Mariella Morgan

  3. I have an eBookWise reader and love it! I read as many ebooks as possible. I can read it anywhere, anytime and get almost any book that I want. The downside to the reader is it is a bit heavy, but as mine has lasted 3 years and I had one for 2 years prior to that, I would say for the money, the weight is a non-issue.

    I have also read authors that I might not have picked up on since they are not in the store. There are some really good authors out there.

    My house is full to overflowing with paperbacks that are slowing making their way to Half Price Books or to eBay. It is not feasable to keep every book I own; however, with eBooks, I can easily store them on one external hard drive and not every have to worry about space.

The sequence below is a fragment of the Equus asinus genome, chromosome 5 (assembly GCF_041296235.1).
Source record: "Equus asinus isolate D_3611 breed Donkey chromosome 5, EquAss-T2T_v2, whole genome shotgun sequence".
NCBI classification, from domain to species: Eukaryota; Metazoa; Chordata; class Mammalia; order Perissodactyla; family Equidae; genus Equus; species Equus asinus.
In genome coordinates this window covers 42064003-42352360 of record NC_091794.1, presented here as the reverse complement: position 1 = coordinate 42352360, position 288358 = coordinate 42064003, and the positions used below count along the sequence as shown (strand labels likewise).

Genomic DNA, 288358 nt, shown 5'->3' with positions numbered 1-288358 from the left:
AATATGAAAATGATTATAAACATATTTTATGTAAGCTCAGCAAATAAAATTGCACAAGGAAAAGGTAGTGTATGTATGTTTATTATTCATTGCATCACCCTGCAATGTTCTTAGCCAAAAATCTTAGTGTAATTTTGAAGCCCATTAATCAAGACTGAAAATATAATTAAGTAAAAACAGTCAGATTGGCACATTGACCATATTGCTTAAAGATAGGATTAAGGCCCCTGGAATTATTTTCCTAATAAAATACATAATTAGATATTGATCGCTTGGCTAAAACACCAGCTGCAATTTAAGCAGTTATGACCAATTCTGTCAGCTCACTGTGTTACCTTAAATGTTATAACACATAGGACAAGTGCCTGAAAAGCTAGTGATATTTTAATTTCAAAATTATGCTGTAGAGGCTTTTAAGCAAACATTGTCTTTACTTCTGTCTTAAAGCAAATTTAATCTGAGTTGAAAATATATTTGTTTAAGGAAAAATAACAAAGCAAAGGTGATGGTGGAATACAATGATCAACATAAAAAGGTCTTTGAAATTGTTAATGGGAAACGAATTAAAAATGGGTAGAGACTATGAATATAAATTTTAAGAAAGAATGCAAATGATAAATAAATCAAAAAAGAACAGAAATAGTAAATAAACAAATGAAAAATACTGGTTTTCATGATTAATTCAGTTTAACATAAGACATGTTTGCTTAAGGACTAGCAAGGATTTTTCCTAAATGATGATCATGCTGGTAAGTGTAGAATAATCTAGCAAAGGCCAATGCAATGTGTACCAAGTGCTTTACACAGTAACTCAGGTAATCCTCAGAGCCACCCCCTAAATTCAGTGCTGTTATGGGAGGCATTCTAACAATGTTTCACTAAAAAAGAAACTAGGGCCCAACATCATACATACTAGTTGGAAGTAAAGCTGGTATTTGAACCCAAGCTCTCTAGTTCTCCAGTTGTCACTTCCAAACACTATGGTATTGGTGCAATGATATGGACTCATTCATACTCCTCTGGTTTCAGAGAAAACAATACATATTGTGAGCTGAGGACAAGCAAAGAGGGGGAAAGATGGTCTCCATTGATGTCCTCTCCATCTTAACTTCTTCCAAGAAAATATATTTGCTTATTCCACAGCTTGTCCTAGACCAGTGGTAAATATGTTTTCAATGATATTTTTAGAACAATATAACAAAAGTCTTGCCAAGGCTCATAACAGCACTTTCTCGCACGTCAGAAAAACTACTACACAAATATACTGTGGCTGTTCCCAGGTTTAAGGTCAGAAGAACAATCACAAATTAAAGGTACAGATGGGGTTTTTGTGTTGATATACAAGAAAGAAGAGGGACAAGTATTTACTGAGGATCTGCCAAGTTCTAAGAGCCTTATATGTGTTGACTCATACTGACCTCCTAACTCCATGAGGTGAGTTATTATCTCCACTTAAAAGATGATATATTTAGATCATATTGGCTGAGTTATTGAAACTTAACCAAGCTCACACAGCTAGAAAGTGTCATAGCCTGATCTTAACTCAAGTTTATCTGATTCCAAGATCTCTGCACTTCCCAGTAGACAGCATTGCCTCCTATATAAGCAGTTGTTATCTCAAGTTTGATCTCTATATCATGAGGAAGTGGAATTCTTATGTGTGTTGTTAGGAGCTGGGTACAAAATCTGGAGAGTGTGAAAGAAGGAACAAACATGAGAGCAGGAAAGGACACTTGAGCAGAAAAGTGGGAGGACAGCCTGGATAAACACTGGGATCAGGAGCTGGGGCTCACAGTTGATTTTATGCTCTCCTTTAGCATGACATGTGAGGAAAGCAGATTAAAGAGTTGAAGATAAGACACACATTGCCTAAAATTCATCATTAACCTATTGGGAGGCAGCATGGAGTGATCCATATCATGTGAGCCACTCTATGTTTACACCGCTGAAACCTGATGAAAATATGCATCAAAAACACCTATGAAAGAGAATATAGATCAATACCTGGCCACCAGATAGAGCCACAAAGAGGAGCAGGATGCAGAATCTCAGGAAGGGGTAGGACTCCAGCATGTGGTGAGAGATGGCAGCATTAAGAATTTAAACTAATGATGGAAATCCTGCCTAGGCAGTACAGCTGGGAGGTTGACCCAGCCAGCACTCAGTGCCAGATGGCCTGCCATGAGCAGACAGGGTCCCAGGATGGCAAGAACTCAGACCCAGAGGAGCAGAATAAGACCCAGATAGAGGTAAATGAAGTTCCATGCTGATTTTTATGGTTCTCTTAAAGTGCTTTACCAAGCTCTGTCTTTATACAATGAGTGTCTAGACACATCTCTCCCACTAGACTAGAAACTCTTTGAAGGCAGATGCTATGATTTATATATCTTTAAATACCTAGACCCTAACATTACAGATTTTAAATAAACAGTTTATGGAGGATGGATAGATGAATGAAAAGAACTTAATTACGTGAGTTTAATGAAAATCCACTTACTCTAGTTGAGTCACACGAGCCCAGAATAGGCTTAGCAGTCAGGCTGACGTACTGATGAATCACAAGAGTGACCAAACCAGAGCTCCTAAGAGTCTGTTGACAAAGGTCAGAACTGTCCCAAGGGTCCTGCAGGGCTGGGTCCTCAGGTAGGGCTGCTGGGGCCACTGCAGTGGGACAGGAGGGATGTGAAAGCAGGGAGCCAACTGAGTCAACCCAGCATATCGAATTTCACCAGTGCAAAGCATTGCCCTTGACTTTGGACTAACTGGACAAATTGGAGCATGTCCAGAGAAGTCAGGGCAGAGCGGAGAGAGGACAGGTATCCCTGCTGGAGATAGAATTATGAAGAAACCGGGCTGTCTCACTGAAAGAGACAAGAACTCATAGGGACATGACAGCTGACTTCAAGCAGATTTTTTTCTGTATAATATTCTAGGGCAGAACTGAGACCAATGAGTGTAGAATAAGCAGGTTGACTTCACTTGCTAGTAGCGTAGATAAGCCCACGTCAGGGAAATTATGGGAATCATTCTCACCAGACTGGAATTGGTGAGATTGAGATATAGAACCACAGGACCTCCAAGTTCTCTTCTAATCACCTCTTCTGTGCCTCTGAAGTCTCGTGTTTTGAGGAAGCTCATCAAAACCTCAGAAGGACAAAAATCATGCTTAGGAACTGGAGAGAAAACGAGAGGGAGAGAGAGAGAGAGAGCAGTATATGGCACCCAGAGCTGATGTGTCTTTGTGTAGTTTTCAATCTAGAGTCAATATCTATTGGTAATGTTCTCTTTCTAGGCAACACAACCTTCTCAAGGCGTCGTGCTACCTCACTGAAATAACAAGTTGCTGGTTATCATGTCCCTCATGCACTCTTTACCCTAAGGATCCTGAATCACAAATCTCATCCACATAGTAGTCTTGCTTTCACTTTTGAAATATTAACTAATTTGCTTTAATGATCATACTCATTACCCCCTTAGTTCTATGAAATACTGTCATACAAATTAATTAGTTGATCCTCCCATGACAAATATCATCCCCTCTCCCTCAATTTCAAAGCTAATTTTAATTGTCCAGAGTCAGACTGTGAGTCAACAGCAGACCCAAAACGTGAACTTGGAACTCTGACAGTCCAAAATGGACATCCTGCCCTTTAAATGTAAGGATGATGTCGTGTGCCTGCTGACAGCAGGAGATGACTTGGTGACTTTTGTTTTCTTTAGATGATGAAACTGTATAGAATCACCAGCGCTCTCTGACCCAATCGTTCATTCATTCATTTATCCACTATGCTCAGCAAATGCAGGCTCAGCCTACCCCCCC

I saw the more eBooks the better!


  4. I write both and read both. Some books are just keepers, and I want them on my bookshelf. But I also have a “shelf” for the little data cards from my reader. Some e-books, that are only available in e-format, are also keepers. Do I think e-books will replace print in the future? Maybe. But not in our lifetime. But it’s time has come and organizations like RWA need to accept it and stop treating their e-published members as second class citizens.
    C. J. Parker

  5. All of you have had wonderful, insightful comments. 🙂

    I haven’t had a chance to buy an e-reader yet, so I still read my e-books on my laptop. However, I’ve been eyeing the Kindle lately. Do any of you have a preference on e-readers?